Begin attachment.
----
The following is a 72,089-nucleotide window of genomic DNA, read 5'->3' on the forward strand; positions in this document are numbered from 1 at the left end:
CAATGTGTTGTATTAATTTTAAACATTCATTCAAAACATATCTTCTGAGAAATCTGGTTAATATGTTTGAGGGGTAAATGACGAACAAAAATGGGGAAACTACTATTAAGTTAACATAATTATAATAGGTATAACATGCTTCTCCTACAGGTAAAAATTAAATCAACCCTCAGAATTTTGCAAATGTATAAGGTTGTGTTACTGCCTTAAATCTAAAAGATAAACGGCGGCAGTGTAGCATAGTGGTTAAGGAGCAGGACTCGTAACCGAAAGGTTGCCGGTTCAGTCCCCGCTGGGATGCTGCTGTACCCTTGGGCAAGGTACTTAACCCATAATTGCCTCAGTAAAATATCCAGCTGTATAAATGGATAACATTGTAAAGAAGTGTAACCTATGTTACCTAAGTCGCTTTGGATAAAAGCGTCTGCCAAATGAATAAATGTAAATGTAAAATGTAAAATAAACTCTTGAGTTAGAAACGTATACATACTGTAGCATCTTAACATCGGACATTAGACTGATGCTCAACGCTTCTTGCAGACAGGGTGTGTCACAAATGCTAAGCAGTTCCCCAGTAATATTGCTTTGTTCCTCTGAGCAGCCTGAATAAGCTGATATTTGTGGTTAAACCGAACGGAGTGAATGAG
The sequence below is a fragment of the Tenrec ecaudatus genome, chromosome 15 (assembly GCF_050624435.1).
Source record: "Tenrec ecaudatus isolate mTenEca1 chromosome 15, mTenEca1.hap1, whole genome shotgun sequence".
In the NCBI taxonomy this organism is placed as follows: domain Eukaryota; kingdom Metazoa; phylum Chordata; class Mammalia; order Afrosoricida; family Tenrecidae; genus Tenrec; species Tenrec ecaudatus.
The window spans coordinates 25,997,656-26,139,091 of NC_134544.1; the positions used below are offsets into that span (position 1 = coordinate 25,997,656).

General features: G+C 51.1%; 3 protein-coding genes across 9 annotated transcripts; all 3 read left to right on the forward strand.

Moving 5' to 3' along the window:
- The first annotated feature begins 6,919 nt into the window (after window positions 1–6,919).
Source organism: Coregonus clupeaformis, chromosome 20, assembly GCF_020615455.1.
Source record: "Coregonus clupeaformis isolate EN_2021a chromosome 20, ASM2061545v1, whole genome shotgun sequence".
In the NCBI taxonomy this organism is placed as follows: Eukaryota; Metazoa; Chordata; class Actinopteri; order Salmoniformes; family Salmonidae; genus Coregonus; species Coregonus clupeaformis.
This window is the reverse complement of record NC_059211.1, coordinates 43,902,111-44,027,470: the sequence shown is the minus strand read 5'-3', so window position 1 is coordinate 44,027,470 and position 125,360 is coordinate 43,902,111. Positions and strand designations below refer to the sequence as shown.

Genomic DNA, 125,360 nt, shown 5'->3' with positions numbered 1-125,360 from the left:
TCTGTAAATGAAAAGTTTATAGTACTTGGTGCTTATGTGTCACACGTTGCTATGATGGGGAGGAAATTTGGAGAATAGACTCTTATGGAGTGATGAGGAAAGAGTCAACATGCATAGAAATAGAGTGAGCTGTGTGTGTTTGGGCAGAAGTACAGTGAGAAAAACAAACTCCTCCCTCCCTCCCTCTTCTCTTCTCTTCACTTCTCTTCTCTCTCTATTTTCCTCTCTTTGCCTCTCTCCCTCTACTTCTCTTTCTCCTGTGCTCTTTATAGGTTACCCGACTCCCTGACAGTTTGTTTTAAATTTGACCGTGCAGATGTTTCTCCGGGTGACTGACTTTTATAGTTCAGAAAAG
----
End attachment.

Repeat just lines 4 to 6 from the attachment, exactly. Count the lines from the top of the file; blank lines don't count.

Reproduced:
Source record: "Tenrec ecaudatus isolate mTenEca1 chromosome 15, mTenEca1.hap1, whole genome shotgun sequence".
In the NCBI taxonomy this organism is placed as follows: domain Eukaryota; kingdom Metazoa; phylum Chordata; class Mammalia; order Afrosoricida; family Tenrecidae; genus Tenrec; species Tenrec ecaudatus.
The window spans coordinates 25,997,656-26,139,091 of NC_134544.1; the positions used below are offsets into that span (position 1 = coordinate 25,997,656).